Ten tips for perfect, or near perfect, catering


Catering can be the financial backbone of many restaurants. I have always considered entrees, appetizers, and desserts to be an edible brochure for special event catering in each of my restaurants. I never would have survived for a decade if I didn’t actively promote and sell catering in all of my restaurants. Whether a 20 seat remodeled country store, a 50 seat French Bistro, or a 350 seat converted lakeside boathouse, each had a profitable catering department.

Two of my restaurants, both of them in California that had a less than positive ending, did not have a catering department or clientele and it proved to be disastrous decision that led to eventual location extinction. Simply put, I lost a fortune and ended up closing both of them, primarily, I believe, because I did not have that high profit margin catering.

Recently I did a story about the uncovered cart of food being wheeled up Powell St. from a local San Francisco hotel to another, sister hotel.

The only thing worse than not having a catering department, is having one that operates poorly. This will put you out of business faster than anything else in the business.

The foundation of any good catering event is the execution of the event.

That begins with the planning of the event.

Here are ten tips on a catering check list:

1). Plan the event and write it down beginning with what day and time prep begins.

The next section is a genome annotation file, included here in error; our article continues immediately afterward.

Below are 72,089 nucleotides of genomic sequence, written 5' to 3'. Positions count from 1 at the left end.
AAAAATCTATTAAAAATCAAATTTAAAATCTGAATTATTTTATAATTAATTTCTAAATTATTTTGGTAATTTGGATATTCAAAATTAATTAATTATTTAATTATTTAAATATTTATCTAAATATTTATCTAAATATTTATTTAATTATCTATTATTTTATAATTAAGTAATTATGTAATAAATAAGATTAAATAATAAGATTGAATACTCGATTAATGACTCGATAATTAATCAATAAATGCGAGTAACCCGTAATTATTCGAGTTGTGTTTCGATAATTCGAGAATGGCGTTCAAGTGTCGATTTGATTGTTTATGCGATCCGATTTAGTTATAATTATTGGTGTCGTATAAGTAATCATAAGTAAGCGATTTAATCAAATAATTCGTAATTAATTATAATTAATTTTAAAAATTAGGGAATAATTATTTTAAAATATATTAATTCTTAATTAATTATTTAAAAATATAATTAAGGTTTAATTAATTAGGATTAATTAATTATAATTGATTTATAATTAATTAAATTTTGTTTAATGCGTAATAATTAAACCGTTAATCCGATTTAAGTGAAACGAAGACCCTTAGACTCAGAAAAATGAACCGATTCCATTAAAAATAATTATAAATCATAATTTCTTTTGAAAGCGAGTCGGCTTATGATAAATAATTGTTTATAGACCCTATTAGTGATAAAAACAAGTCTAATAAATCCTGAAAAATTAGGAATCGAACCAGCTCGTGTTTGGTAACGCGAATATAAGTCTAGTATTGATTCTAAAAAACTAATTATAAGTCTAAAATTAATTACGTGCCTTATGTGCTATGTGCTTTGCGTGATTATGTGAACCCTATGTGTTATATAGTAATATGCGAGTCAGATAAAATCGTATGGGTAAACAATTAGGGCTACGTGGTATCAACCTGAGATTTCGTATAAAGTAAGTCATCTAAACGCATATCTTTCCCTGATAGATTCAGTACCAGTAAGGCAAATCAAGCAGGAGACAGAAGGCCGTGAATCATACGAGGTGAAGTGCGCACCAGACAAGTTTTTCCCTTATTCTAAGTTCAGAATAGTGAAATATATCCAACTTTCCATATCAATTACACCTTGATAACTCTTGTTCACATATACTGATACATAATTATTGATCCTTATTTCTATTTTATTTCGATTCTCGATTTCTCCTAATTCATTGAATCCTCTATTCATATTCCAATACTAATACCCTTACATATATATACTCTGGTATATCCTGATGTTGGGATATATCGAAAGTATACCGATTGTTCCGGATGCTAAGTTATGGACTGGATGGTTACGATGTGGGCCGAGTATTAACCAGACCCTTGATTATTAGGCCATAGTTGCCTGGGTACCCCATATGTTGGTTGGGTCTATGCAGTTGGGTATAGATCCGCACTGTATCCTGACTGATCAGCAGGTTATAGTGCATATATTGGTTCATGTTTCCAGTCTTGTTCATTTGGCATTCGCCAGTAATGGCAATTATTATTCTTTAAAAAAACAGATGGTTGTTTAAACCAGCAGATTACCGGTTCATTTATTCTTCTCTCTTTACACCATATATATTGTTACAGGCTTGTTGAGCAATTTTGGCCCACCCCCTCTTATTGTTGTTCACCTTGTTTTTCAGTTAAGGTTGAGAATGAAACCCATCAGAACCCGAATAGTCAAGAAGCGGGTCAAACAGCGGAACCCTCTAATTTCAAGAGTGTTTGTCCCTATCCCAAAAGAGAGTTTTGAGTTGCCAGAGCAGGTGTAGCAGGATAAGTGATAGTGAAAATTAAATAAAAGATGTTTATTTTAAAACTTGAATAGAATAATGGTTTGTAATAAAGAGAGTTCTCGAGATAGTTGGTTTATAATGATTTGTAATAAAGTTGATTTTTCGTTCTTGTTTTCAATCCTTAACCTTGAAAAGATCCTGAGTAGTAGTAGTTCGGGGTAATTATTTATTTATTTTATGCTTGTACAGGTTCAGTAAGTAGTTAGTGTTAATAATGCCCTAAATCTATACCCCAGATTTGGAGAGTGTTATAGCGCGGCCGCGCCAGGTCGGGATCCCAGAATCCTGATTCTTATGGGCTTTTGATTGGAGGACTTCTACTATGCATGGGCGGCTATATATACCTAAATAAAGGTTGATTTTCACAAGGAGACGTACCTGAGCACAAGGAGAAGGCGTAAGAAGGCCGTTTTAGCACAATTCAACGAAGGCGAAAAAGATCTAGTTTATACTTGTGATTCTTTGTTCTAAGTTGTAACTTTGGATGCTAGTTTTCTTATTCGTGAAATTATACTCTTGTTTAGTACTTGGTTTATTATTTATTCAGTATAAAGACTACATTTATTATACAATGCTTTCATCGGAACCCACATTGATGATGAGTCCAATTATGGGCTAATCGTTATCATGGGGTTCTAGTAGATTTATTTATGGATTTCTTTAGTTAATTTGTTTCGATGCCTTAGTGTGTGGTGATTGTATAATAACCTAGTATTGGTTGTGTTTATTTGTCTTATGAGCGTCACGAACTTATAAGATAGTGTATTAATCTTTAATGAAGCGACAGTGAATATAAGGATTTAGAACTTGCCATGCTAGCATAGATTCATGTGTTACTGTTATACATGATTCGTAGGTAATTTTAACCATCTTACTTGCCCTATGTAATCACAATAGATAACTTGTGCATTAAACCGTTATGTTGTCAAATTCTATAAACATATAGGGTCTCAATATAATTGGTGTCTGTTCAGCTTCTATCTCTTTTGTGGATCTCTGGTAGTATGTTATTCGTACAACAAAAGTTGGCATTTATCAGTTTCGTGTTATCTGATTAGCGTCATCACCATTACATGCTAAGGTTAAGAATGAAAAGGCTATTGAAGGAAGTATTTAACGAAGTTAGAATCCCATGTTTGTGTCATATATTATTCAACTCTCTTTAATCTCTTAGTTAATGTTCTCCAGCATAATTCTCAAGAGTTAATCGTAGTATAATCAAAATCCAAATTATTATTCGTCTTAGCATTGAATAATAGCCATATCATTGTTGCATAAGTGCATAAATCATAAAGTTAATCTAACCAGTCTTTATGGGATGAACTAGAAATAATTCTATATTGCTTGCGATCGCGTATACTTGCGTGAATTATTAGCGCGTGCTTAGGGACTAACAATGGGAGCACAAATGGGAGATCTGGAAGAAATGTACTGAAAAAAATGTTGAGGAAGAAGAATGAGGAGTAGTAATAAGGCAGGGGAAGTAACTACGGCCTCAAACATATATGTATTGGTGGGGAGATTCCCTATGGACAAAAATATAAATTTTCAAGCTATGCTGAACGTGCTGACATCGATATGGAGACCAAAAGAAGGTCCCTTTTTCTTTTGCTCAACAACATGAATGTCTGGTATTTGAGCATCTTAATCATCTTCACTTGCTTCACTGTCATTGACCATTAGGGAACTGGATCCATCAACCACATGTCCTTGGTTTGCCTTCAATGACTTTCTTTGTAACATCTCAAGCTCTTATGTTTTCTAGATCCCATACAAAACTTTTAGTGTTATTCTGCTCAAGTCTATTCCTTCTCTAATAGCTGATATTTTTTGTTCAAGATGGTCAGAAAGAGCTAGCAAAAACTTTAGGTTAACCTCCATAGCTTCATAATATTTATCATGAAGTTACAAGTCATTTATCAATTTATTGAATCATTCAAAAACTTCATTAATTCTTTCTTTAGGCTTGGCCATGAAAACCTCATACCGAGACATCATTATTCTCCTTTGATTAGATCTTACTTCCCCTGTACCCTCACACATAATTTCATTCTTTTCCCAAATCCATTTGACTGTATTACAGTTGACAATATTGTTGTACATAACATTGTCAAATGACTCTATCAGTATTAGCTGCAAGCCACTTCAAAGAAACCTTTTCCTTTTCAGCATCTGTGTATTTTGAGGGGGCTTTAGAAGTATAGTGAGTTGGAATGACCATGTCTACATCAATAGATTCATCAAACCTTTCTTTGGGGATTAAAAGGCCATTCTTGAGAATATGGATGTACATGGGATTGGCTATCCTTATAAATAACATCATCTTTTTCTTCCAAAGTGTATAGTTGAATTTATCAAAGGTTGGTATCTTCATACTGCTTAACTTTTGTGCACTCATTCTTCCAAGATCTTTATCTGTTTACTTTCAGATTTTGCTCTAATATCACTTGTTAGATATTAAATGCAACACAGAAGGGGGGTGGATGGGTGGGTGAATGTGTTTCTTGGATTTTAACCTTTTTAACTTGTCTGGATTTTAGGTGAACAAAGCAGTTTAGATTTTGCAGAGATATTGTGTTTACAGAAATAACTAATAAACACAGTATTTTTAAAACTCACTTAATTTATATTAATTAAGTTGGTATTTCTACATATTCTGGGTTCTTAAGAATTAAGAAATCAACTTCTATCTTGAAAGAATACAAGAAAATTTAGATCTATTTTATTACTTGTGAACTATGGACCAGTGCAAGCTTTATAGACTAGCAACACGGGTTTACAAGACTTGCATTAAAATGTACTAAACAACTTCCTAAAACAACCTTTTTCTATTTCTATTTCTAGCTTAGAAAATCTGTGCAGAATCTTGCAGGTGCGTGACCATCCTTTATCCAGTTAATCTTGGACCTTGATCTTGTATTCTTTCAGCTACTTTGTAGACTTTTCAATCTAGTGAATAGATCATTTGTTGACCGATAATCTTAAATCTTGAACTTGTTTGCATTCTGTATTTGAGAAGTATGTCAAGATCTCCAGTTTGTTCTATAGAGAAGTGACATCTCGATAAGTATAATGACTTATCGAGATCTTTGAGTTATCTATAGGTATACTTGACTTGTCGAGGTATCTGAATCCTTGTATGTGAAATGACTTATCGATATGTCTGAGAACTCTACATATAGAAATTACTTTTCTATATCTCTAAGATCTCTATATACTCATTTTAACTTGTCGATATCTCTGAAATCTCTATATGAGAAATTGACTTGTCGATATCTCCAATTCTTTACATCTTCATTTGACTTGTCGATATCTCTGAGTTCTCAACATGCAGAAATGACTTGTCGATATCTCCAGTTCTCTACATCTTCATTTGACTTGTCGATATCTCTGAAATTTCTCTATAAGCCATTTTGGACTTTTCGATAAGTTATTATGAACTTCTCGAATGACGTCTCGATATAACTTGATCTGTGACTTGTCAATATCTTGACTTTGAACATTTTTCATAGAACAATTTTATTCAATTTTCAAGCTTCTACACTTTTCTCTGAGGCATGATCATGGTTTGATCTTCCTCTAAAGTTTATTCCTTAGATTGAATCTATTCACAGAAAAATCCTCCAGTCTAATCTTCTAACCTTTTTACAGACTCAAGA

2). Assign tasks and make a sample of each of the dishes that will be at the event. Many catering companies have a “tasting” for the clients where the actual dishes are sampled and chosen. Take pictures before these plates are delivered so you can later use them as an example for your kitchen to recreate.

3). Allow enough time for the food to be prepared but do not prepare it so far in advance that it is tired when it arrives at the event.

4). People eat with their eyes, first. Make sure to create items that are creatively attractive when on a buffet table or are passed to your guests.

5). Stay on schedule. Synchronize your team. Make sure they are working in concert with everyone else.

6). Take the day part in consideration. If you are usually swamped with breakfast orders on Saturday morning and you have an event that needs to go out at 1:00, do not try and squeeze an event in without extra time or people.

7). Build in any extra labor in the food costs.

8). Do not, if you can help it have a printed menu with prices on it. Catering is a direct profit center. Prices fluctuate. Once they are printed you are committed to them.

9). Make sure all of the food leaves your kitchen covered, in NSF approved containers or with something as simple as clear wrap. Make sure nothing can spoil from the time it leaves your kitchen until the time it gets to the event.

10). Don’t forget the serving utensils.




John Foley is Publisher of foodiedaily.com

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